To Boldly Go to New Worlds, NASA Announces ‘100-Year Starship’

By | October 25, 2010

The Starship EnterpriseLee SpeigelIt might sound like the stuff of science fiction, but a NASA official says that “within a few years” scientists will unveil a prototype for a spaceship capable of taking earthlings to other worlds.

Speaking at a Long Now Foundation conference in San Francisco over the weekend, Simon Worden, center director at NASA’s Ames Research Center in California, said a project is under way called the “Hundred Year Starship.”

As reported by news.com.au, the project is, so far, a joint venture between NASA and the Defense Advanced Research Projects Agency, or DARPA, and looks to utilize new ship propulsion modes.

“Anybody that watches the [“Star Trek”] Enterprise, you know you don’t see huge plumes of fire,” Worden, a retired Air Force brigadier general, said at the conference.

“Within a few years, we will see the first true prototype of a spaceship that will take us between worlds.”

Worden added that NASA is “now really aimed at settling other worlds. Twenty years ago, you had to whisper that in dark bars and get fired.”

So far, the starship project has received $1 million from DARPA and $100,000 from NASA. That’s certainly not enough to make this enterprise (if you will) a reality, and Worden said he’s hoping to entice some billionaires to help fund it. …

via To Boldly Go to New Worlds, NASA Announces ‘100-Year Starship’.

4 thoughts on “To Boldly Go to New Worlds, NASA Announces ‘100-Year Starship’

  1. Ann

    Not to belittle a bold dream, a ‚ÄúHundred Year Starship,‚Äù but how long does a new automobile last? A new home, which most of us can’t even pay for? Isn’t there something wrong with this picture? Shouldn’t we dream of life on earth before we begin to include life in space in our dreams? Or, our dreams of life on earth merely empty space?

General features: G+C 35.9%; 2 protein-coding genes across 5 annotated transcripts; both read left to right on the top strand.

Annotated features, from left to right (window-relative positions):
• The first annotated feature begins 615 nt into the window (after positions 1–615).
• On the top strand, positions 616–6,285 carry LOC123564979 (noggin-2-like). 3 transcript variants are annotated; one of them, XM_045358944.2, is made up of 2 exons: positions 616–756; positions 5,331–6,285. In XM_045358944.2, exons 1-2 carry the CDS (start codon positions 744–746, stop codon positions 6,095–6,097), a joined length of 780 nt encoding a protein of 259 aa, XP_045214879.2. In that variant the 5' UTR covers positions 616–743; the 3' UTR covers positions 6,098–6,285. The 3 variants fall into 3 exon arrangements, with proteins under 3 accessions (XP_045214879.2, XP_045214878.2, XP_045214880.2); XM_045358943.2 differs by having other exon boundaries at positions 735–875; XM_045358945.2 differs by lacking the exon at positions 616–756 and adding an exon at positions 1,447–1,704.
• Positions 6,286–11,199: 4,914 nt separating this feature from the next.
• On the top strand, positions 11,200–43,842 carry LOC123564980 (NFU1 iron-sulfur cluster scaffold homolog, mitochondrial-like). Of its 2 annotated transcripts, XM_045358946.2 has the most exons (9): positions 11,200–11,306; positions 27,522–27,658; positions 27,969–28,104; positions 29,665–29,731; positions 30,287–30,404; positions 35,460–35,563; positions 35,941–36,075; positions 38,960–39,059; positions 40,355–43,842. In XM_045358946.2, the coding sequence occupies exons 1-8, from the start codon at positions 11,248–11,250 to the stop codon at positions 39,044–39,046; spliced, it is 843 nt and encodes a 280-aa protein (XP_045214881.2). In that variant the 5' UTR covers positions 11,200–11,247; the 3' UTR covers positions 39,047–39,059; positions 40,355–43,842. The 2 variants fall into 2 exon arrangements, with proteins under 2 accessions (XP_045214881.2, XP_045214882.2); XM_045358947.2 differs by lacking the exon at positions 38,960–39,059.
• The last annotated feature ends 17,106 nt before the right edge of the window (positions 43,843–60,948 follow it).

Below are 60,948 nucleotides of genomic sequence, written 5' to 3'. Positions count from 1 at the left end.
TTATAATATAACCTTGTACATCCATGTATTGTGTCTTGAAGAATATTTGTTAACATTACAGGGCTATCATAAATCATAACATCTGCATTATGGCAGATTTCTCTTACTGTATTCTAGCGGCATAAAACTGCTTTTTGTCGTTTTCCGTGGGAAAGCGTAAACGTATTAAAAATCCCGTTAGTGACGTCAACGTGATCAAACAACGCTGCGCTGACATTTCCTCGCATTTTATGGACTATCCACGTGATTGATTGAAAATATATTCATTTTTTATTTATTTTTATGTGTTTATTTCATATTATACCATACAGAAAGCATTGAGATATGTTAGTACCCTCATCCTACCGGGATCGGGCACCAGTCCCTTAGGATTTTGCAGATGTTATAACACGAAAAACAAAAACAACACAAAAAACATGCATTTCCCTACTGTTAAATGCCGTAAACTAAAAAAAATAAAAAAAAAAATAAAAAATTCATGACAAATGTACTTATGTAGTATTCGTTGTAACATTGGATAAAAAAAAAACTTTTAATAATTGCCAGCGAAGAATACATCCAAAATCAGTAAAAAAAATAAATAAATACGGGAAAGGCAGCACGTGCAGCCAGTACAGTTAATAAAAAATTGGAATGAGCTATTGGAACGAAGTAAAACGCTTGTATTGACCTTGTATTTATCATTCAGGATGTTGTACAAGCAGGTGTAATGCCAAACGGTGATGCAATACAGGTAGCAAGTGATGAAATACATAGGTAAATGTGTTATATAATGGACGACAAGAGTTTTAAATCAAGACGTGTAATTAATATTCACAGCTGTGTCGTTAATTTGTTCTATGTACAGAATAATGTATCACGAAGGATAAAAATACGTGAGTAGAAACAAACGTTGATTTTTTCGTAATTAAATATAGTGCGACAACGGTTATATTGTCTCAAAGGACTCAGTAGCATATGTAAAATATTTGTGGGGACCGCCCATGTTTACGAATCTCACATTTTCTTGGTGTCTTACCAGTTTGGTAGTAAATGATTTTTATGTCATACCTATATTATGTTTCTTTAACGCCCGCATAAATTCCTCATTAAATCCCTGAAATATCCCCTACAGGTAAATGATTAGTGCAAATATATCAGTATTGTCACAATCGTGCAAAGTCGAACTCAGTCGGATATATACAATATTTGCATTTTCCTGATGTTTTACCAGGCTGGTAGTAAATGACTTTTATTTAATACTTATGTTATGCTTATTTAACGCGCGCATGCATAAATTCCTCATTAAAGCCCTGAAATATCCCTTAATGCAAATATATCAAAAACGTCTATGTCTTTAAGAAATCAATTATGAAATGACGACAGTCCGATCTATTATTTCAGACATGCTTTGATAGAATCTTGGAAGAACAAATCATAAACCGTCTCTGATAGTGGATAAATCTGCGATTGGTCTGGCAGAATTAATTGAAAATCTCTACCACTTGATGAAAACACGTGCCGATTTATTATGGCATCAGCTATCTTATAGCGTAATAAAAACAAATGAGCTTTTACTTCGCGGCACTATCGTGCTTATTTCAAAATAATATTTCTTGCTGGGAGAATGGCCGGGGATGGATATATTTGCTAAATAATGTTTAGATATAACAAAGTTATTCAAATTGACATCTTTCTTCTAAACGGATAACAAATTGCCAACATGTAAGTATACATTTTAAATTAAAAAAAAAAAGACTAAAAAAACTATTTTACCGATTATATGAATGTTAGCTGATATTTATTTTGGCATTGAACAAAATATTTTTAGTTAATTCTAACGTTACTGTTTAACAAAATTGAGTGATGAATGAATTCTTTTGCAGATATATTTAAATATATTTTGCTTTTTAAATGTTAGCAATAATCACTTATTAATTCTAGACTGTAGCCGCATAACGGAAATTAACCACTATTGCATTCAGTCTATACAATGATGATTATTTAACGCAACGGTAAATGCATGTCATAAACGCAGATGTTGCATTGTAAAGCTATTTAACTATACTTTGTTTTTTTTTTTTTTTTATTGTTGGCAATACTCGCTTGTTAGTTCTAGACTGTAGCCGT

1. Xeno Post author

      We currently have all of our eggs in one basket. Given what we know about space, our planet’s history, the alien attacks on Jupiter, etc., we risk extinction if we do not shoot boldly for the stars. Our oldest known stories have reached across thousands of years to deliver the message: Build a life raft, you fools!

      1. Sam

        Ann’s got an important point, though; even machines we have built that have gone on to give us decades of service (aircraft carriers are first to spring to my mind) require overhauls. In space, no one can hear you curse out your defective machinery. Even an immense “Bio-dome” of a ship would have one of the most erratic wild-cards ever imagined, human beings, as a pivotal component. As we are already making clear, humans, on the whole, are not good long-term thinkers, and currently I can think of no scenario that would make good odds for a successful prolonged starship voyage. We’ll do it eventually, but for now it would totally fail due to what the old mechanics’ adage refers to as the “loose nut behind the wheel.”

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